Paul adds a warning. He recalls to their minds what they had already acknowledged. To follow the practices of the old life would exclude them from the kingdom of God. “For this ye know of a surety, that no fornicator, nor unclean person, nor covetous man, which is an idolater, hath any inheritance in the kingdom of Christ and God” (verse 5). For the inheritance in the kingdom there must be a degree of fitness. It is true that none can obtain eternal life in his own right. But that truth should not make us lose sight of the other truth, that there must have been an honest endeavour to form that character which is fitted to survive.

Christ and the apostles have all told us that admission to the kingdom will depend upon effort put forth to qualify for entrance. “Strive [agonize] to enter in at the strait gate” (Luke 13:24). “Whosoever heareth these sayings of mine, and doeth them, I will liken him unto a wise man which built his house upon a rock… And every one that heareth these sayings of mine, and doeth them not, shall be likened unto a foolish man, which built his house upon the sand” (Matt 7:24, 26). Paul says that if any man have not the spirit of Christ, he is none of his (Rom 8:9). “Be not deceived; God is not mocked; for whatsoever a man soweth, that shall he also reap. For he that soweth to his flesh, shall of the flesh reap corruption; but he that soweth to the Spirit shall of the Spirit reap life everlasting” (Gal 6:7, 8). And Peter tells us that if we do “these things” —on our part supplying diligence, faith, virtue, knowledge, temperance, patience, godliness, brotherly kindness and love—“thus shall be richly supplied unto you the entrance into the eternal kingdom of our Lord and Saviour Jesus Christ” (2 Peter 1:5–11). “Blessed are they that do his commandments, that they may have right to the tree of life, and may enter in through the gates into the city. For without are dogs, and sorcerers, and whoremongers, and murderers, and idolaters, and whosoever loveth and maketh a lie” (Rev 22:14, 15).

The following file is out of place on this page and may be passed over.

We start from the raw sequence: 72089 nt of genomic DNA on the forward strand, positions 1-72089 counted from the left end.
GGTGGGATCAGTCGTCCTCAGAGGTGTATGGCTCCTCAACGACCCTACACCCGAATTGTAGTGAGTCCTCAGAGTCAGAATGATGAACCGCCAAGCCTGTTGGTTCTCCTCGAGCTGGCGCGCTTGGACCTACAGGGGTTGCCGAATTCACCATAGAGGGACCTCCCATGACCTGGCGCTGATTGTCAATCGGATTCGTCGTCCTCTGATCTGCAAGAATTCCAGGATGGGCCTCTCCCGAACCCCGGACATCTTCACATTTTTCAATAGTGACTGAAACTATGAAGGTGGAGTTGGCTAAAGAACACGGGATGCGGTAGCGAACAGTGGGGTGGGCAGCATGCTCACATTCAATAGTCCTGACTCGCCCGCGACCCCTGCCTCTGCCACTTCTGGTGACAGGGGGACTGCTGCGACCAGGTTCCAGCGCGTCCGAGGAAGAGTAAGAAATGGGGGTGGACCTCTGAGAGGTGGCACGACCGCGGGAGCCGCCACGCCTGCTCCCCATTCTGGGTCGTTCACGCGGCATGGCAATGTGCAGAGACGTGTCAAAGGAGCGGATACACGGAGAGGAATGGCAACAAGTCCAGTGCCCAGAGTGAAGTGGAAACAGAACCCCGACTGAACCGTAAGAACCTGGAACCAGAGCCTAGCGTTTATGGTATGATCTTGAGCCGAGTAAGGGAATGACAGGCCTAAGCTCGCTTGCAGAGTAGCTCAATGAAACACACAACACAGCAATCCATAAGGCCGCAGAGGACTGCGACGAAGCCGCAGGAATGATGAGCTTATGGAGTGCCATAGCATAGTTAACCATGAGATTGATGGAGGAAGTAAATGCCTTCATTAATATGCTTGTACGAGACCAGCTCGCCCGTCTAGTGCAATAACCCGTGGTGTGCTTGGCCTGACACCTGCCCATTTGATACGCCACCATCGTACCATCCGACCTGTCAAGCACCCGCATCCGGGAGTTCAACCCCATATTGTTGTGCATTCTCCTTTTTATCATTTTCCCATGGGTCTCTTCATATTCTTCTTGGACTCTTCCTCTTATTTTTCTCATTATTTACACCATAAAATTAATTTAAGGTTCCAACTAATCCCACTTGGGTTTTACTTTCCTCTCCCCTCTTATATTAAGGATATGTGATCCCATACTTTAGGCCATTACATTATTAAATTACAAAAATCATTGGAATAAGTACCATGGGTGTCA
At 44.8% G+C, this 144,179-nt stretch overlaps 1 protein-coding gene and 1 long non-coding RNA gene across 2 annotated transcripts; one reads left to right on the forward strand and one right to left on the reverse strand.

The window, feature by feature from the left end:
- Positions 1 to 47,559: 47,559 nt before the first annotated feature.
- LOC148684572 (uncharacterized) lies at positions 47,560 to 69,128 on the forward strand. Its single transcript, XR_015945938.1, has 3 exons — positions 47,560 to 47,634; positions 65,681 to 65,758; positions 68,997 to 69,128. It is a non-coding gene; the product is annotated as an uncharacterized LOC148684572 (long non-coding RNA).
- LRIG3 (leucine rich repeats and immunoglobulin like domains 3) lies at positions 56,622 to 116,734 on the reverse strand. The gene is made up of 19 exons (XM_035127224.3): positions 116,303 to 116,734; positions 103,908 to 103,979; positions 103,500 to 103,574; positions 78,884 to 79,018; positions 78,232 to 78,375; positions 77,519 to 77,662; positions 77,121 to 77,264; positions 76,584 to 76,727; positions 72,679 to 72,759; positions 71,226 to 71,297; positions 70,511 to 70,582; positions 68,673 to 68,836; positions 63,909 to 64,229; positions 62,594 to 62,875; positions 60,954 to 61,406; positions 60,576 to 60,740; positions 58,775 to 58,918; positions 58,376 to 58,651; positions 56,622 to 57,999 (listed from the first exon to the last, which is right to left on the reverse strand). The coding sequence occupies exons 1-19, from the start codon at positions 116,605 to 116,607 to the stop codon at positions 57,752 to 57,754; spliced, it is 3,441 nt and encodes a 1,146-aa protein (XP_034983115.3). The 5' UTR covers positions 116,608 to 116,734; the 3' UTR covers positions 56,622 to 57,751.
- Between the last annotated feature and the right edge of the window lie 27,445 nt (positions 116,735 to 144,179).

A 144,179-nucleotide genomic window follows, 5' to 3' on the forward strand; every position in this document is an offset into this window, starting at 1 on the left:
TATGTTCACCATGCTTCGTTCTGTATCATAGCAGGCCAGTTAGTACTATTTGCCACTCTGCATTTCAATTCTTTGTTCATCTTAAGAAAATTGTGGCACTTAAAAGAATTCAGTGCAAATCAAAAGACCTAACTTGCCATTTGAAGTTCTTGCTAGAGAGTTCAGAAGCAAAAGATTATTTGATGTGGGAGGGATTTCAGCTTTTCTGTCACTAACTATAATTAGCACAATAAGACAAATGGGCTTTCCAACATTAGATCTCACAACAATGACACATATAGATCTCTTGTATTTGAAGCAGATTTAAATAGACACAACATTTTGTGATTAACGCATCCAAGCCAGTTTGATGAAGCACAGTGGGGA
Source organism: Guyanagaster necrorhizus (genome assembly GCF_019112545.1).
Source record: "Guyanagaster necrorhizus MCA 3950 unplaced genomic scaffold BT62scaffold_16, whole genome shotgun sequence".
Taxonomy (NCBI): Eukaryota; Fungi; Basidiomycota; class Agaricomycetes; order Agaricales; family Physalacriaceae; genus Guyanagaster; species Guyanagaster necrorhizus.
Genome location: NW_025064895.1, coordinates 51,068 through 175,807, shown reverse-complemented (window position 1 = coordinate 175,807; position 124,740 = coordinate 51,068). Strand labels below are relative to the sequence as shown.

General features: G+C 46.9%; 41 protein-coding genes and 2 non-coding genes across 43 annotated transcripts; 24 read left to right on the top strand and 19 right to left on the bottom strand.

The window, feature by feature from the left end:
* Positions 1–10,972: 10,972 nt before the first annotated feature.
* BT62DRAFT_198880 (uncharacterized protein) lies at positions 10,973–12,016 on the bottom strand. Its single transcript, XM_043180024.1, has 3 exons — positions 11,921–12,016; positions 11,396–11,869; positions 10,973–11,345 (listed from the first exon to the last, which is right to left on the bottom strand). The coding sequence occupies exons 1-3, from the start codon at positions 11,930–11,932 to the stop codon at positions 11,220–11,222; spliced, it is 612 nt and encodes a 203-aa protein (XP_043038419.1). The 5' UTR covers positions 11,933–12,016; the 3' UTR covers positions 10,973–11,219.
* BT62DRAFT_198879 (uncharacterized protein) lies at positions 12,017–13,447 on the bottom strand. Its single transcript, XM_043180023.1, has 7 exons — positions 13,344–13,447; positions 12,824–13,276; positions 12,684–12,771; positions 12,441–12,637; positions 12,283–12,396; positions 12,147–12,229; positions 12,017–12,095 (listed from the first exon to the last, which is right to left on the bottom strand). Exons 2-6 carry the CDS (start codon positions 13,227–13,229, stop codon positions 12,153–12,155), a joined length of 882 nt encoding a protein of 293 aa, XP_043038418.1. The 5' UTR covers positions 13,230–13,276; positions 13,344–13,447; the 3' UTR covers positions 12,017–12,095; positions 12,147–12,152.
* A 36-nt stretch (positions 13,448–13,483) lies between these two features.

It is a gladsome truth that God forgives. If He should mark iniquity none would stand. “But there is forgiveness with Thee, that Thou mayest be feared” (Psa 130:4). None will more gratefully recognize than the redeemed, that it is by grace and not by works, through sins forgiven and not through perfect personal holiness, that they are gathered to Christ. But they are there with him because they first washed their robes and made them white in the blood of the Lamb, and then like Christ, though in differing degree, have overcome. “To him that overcometh, will I grant to sit with me in my throne, even as I also overcame, and am set down with my Father in His throne” (Rev 3:21).